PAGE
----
There’s No Card for These Moments
Flowers wilt, food gets eaten, a simple card is all I can think to send for an impression. A folded piece of paper filled with words to ease one’s soul. A gentle reminder that these moments pass. There are many cheering you on, praying for your heart to find comfort.
Standing in the card aisle, my heart sinks. My mind continued to drift, drawing a blank on what I should be buying. Baby chicks in Easter Eggs, bunnies happily jumping from baskets, green shamrocks surrounded by rainbows with pots of gold. The smiles are contagious, each excited to greet their recipient for the upcoming holidays. Thinking of the joy a card evokes in celebration. A small gesture in the mailbox can change your day. Reminding you that someone near or far is thinking of you.
My eyes searched for the right card. Scrolling the dictionary in my mind for the words I want to convey. The perfect image —one that can bring memories of happier times—taking away focus on the grief, loss, and confusion one is facing today. Finding myself pleading with bi-fold paper. Praying the card aisle has pre-thought-out words already written. Ones that I cannot bring myself to write.
Three aisles of joy, happiness, congratulations, and happiest of birthdays for every age, race, sex, and creed. Flooding my mind with the want to be sending these to brighten someone’s day. Sadly, this card is not a cause for celebration. The sympathy cards bring tears to my eyes… crosses, doves, and poems about loss. Bible verses citing the Lord’s Prayer, reminding us that death is only the beginning. In this moment, are any of these images or words comforting? I cannot imagine there is a card for this. What words are comforting to a mother about to bury her adult child? Only surviving 43 years on this earth. Questioning what her daughter would accomplish in the remaining lifetime, she had ahead. The endless wondering of what could have been, the reality that her walk here is no more.
Keli was a bubbly, curly-haired beauty. We were both in our early 20s, with the commonality of moving to a new area. I met her at the gym in Valley Ranch, a suburb of Irving, TX. Working the front desk by greeting guests, answering phones, and flirting with all the cute boys. I met my match with her. We quickly became friends, taking on the town every night. Dallas quickly became our playground. We came from different walks of life. She was a small-town girl from the panhandle. I grew up in a suburb of Dallas. Everything in North Texas was bright, shiny, and new to her. Each night out was met with excitement, the journey at times more fun than the destination.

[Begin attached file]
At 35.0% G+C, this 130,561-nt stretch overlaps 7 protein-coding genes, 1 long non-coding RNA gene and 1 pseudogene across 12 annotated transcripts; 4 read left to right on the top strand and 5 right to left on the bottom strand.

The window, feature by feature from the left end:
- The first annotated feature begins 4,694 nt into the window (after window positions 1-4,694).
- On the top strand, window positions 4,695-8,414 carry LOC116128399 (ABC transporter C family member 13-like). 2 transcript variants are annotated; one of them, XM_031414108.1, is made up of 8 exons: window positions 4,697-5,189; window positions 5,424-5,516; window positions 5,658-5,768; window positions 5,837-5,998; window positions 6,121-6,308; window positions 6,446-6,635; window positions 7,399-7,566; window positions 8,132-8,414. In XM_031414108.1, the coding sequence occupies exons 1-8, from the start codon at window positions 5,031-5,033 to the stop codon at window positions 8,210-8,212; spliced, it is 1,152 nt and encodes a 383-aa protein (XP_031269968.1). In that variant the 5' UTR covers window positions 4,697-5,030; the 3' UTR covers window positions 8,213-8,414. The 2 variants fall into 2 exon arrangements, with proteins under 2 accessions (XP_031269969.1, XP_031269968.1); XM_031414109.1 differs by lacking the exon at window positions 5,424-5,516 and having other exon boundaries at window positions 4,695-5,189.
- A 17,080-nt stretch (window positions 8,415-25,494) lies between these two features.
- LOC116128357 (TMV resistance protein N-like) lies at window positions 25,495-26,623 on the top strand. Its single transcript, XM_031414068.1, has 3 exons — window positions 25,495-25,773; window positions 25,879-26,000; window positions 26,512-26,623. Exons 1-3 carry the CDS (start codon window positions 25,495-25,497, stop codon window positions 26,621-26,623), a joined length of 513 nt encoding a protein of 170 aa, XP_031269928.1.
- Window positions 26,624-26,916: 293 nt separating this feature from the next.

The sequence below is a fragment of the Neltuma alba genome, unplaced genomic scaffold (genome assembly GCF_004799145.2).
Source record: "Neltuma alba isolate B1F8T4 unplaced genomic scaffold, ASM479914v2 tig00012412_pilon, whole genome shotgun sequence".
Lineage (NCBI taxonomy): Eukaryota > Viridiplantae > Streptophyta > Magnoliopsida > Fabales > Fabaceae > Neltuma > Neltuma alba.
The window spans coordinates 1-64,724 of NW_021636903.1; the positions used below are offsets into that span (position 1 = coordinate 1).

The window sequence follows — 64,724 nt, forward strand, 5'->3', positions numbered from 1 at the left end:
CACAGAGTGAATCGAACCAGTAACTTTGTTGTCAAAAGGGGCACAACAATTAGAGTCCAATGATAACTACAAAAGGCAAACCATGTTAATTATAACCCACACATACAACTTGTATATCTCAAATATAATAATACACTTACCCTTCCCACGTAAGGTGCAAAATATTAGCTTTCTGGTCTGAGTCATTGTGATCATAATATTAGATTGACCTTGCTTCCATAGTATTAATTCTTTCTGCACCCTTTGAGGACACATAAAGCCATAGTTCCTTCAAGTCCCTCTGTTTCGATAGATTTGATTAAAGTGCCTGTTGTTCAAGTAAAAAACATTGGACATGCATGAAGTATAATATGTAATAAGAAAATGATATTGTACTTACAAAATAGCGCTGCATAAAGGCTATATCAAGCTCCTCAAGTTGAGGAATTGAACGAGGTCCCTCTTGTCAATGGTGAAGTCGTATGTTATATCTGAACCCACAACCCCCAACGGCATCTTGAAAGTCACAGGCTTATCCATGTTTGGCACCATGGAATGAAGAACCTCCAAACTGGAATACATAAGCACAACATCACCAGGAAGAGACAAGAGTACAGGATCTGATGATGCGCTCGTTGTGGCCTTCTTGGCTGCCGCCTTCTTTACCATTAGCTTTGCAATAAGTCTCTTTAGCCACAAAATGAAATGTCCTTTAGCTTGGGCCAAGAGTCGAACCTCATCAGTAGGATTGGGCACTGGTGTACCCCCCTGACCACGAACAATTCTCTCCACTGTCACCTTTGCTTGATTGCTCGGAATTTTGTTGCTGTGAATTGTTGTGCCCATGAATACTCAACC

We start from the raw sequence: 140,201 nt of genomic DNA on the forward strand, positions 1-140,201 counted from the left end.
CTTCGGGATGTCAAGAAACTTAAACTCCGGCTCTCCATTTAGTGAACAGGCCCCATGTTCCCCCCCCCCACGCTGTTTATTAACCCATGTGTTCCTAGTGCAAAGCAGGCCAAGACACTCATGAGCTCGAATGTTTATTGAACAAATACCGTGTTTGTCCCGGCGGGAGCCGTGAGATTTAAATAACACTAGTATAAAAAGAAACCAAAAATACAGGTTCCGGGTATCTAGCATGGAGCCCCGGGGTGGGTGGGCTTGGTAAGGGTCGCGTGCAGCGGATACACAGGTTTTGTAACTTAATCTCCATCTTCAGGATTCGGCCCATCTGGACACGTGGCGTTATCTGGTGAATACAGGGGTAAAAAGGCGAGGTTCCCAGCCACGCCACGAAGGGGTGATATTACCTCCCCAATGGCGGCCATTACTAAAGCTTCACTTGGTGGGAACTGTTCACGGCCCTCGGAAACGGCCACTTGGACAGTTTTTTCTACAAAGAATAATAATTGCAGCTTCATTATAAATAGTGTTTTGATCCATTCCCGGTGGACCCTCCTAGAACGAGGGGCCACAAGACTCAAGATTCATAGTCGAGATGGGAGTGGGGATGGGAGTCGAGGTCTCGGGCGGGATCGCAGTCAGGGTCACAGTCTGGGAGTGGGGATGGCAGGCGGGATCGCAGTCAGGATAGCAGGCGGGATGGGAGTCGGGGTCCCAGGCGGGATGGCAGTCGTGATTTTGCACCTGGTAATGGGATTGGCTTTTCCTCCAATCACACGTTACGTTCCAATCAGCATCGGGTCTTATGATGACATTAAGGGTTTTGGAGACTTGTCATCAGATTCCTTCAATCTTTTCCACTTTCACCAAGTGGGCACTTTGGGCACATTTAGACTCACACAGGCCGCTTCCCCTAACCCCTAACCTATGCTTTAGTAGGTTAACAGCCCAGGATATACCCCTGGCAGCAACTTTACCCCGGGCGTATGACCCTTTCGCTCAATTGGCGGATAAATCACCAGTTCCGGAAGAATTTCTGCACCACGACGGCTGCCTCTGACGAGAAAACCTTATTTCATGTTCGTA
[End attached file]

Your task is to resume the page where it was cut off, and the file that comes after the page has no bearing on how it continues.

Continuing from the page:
Where she grew up, country music was a staple. Dancing the Texas 2-Step on a Saturday night is woven into the fibers of this panhandle gal. Two-stepping was something, this city girl knew little about. Hours spent in my apartment helping me prepare for a night out at a local honky tonk. Laughter was the center of our friendship, along with beer, boys, and the treadmill. Painful hours spent running on the treadmill recapping the previous night. Discussing what will be next on this night’s adventure.
Carefree days with little responsibility enjoying our 20s. Neither of us getting too caught up in the obstacles of adult life. She was a college student working on her degree. I was a student of life, not working in the field in which I had studied. Both of us trying to navigate through adulthood with as little responsibility as possible. It is inevitable that responsibility, like age, would find us both.
We lost touch after she moved back to her hometown, me to a home in Fort Worth. I got married, settled down with a little one, focusing on my career, losing track of my friends from those days. Social media kept us in touch for a simple congratulations or quick hello over the years. Our lives went in different directions, creating different versions of the silly 20-year-old girls dancing on tables.
Like most of us, curiosity leads me to look on the pages of social media. Keeping track of those, I don’t speak with on a regular basis. Looking at pictures of their adventures, children, spouses. Pouring over the kernel of life they wish to put out for all to view.
I had no clue that on a random Tuesday reading through my social media feed. I would learn the news of her sudden passing. The world stopped for a moment, learning of this precious girl passing on. The click of my keyboard paused, bowing my head to pray through this moment.
Her death was tragic. A car wreck with images all over the news and social media. Allowing one to relive her final moments with a click. Very little left to the imagination. Social media shedding more of its charm with every picture. The reality is that bad news sells. With little remorse for those who loved the one lost in those images. There is simply no card for this. No words for a mother who can relive this unrelenting pain at a glance of her phone, tablet, or computer any time.
I have yet to find a card with the perfect words or images. My pen is unable to strike the paper with ease. I reflect on a poem written by Mary Elizabeth Frye, words in her poem-Do Not Stand of My Grave and Weep. A reminder, Keli is always here. Her curls may not be bouncing, no longer doing the 2-step on a sawdust floor. Her joy is with us. The memory of her laughter, her infectious love of animals and life, all around.